Academic journal article Journal of Family Studies

The Impact of a Parenting Intervention in Australia among Migrants and Refugees from Liberia, Sierra Leone, Congo, and Burundi: Results from the African Migrant Parenting Program

Academic journal article Journal of Family Studies

The Impact of a Parenting Intervention in Australia among Migrants and Refugees from Liberia, Sierra Leone, Congo, and Burundi: Results from the African Migrant Parenting Program

Article excerpt

ABSTRACT

African migrants and refugee families who resettle in high-income countries such as Australia face many challenges. Negotiating parenting in a new culture is one of the most pressing challenges that is faced by most African migrant and refugee parents. As a consequence of the new cultural environment reflecting values and practices that may seem inconsistent with traditional parenting from countries of origin, differing acculturation rates of parents as compared to their children may lead to difficulties and challenges. An eight-session parenting program for African migrant and refugee parents living in Melbourne was evaluated. Thirty-nine families participated in the program, which involved pre-test and post-test measures of parenting domains, using the Bavolek and Keene (1999) revised Adult-Adolescent Parenting Inventory (AAPI-2). Exposure to the program was related to positive changes in parental expectations of children, attitudes towards corporal punishment, and restriction of children's access to food. The program facilitated positive change in almost all parenting domains. In light of these findings, recommendations are made for policy and future programs.

Key words: African migrants and refugees; African Migrant Parenting Program; parenting intervention; collectivism; individualism

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Over the last four decades, there, has been an increase in migration from low to high-income countries as a result of increased insecurity, war, poverty, and human right abuses (Organisation for Economic Co-operation and Development 2007). In Australia, increased immigration has translated into dramatic demographic transformations and increasing cultural and linguistic diversity (Australian Bureau of Statistics [ABS] 2007). Over the last 10 years the size of the Australian Humanitarian Program increased from 12,000 places in 1998-1999 to 13,500 places in 2008-2009 (Department of Immigration and Citizenship 2009a). Although the largest source region was Europe, accounting for about half of refugees and humanitarian entrants resettled between 1998 and 2001, the proportion of refugees and humanitarian entrants from Africa increased from around 16% in 1998-1999 to a peak of 70% between 2003 and 2005 (Department of Immigration and Citizenship 2009b).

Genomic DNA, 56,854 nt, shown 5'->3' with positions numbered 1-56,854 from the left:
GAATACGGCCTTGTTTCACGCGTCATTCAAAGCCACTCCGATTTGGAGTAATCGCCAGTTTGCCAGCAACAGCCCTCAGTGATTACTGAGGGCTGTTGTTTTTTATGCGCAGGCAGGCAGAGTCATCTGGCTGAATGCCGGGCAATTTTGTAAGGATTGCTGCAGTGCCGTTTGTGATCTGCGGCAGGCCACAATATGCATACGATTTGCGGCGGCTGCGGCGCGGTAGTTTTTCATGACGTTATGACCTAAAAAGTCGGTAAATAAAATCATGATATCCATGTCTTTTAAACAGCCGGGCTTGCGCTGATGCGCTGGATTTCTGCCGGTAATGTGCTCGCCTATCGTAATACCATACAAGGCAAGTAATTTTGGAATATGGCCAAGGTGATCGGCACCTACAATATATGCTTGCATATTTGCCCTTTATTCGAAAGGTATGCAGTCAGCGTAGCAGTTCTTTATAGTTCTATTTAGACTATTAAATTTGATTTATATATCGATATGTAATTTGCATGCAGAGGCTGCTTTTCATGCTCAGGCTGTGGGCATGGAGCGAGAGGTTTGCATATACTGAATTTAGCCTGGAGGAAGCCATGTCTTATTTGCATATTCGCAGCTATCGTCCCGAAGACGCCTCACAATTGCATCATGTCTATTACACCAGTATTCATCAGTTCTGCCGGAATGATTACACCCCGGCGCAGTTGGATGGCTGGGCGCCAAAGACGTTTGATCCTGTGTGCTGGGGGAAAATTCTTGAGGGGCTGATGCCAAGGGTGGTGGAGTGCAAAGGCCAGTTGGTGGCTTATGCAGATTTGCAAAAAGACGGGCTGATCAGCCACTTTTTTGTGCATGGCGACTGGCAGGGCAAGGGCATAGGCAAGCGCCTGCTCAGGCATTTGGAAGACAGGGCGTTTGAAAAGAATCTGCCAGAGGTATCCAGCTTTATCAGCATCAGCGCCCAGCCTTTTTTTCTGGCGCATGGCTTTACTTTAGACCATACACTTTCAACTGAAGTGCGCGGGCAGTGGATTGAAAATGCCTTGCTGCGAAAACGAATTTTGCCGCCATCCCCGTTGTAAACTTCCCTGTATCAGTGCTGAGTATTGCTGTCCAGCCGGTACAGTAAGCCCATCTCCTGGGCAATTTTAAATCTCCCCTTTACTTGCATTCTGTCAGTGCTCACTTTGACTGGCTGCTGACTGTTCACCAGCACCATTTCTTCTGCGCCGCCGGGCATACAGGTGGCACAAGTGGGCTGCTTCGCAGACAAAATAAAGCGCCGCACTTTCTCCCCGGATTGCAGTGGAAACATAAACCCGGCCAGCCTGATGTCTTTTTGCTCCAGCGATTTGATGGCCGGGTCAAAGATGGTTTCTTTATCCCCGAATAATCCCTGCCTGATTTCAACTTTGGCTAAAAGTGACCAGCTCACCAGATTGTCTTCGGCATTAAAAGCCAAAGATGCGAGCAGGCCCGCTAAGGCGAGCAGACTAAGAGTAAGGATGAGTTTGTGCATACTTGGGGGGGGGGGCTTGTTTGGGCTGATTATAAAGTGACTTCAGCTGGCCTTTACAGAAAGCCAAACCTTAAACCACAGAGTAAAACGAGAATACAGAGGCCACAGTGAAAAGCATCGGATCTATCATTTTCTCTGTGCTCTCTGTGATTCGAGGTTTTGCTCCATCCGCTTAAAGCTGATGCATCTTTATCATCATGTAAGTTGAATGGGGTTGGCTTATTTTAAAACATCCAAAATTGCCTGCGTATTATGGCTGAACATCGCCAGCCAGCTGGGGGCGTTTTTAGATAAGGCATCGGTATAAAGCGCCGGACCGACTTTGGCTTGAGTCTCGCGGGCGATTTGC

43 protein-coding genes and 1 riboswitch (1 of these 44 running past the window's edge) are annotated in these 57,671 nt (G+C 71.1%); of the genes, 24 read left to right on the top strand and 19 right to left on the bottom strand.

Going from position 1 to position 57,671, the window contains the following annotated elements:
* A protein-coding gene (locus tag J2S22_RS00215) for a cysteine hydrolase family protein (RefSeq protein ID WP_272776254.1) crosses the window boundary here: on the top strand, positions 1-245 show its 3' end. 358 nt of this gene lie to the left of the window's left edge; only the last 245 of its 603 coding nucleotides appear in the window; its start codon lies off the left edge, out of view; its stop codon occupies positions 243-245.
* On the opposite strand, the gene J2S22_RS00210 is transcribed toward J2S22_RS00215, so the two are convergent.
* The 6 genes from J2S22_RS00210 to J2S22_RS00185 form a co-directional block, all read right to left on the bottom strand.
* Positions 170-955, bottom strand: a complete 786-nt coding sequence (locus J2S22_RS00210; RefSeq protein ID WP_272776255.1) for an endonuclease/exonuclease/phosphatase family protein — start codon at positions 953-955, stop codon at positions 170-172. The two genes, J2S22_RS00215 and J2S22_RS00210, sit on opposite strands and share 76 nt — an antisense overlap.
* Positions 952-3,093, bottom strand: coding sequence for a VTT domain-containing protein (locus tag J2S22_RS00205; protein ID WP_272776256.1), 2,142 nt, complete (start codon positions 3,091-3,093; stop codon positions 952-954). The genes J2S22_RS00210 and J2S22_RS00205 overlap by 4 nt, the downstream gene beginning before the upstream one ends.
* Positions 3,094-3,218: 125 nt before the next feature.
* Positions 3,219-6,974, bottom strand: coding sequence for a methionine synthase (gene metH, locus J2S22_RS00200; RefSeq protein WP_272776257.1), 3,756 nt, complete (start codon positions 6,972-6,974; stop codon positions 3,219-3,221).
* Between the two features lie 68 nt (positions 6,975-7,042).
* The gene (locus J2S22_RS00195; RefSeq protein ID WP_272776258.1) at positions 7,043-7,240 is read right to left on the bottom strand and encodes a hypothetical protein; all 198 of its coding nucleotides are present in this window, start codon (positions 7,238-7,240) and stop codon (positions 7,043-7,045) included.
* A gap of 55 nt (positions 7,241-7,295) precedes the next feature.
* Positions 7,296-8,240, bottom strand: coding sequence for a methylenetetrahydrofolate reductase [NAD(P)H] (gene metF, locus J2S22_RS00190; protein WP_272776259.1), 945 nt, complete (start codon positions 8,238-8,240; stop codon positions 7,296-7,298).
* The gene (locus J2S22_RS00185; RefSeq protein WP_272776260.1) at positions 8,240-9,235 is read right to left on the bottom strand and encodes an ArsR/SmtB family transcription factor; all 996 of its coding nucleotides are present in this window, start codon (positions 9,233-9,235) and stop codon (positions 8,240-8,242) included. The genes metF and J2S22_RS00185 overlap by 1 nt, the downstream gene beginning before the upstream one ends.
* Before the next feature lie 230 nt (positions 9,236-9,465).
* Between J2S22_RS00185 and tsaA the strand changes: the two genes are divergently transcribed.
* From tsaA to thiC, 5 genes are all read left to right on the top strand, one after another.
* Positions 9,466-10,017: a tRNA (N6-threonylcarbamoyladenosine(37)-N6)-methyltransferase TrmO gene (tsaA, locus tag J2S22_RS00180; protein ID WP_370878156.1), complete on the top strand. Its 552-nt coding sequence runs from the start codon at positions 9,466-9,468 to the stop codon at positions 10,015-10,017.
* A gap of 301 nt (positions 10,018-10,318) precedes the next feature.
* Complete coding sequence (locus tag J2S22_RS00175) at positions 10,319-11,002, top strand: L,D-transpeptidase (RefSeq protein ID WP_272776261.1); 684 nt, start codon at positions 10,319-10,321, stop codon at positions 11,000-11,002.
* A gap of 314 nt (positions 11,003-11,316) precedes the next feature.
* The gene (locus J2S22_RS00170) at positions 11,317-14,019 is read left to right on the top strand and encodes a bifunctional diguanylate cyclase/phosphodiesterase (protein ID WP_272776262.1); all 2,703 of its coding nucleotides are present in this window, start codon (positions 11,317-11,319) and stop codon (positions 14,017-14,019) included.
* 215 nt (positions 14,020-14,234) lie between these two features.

Currently sub-Saharan African refugees and migrants represent about 1% (192,000 people) of the Australian population, and remain one of the fastest growing communities in Australia (ABS 2007). With the exception of white South Africans and those from Zimbabwe, the majority of African migrants to Australia are refugee and humanitarian entrants under the UN Convention (Renzaho 2007). The 2009 migration statistics indicate that 33.2% of the total number of humanitarian visas granted by the Australian Government went to the African region, with Sudan (631), Ethiopia (478), the Democratic Republic of Congo (463), Somalia (456), Liberia (387), and Sierra Leone (363) receiving the most visas (Department of Immigration and Citizenship, 2009b).

Upon arrival, there are a number of factors that may negatively affect family functioning and parent-child interaction among sub-Saharan African refugees and migrants (Renzaho, McCabe & Sainsbury 2010b; Renzaho et al. 2010a). These include the stress related to adaptation to a new cultural environment, work demands, family needs such as housing or children's schooling, changing family structure, roles and responsibilities, establishing social networks, learning English, and looking after their general health (Renzaho 2002). However, parenting issues, especially those that relate to strain between family members of different generations, represent one of the most pressing challenges these families struggle to negotiate (Renzaho, Swinburn & McCabe 2008). Parenting in a new culture brings with it many challenges, as family values are interpreted differently in many cultures and parenting practices are used to achieve culture-sanctioned goals (Dei 2004). …

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